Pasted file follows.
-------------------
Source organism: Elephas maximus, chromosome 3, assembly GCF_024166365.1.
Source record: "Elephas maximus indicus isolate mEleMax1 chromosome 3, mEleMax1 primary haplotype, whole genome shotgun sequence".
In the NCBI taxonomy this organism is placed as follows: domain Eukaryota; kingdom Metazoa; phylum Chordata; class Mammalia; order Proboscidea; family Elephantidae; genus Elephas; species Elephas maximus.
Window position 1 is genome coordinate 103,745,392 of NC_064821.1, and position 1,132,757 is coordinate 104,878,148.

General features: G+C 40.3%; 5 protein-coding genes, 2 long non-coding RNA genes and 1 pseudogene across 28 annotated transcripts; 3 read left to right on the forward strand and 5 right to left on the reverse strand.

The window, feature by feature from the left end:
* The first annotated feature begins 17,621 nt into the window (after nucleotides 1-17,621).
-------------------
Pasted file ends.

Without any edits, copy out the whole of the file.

Source organism: Elephas maximus, chromosome 3, assembly GCF_024166365.1.
Source record: "Elephas maximus indicus isolate mEleMax1 chromosome 3, mEleMax1 primary haplotype, whole genome shotgun sequence".
In the NCBI taxonomy this organism is placed as follows: domain Eukaryota; kingdom Metazoa; phylum Chordata; class Mammalia; order Proboscidea; family Elephantidae; genus Elephas; species Elephas maximus.
Window position 1 is genome coordinate 103,745,392 of NC_064821.1, and position 1,132,757 is coordinate 104,878,148.

General features: G+C 40.3%; 5 protein-coding genes, 2 long non-coding RNA genes and 1 pseudogene across 28 annotated transcripts; 3 read left to right on the forward strand and 5 right to left on the reverse strand.

The window, feature by feature from the left end:
* The first annotated feature begins 17,621 nt into the window (after nucleotides 1-17,621).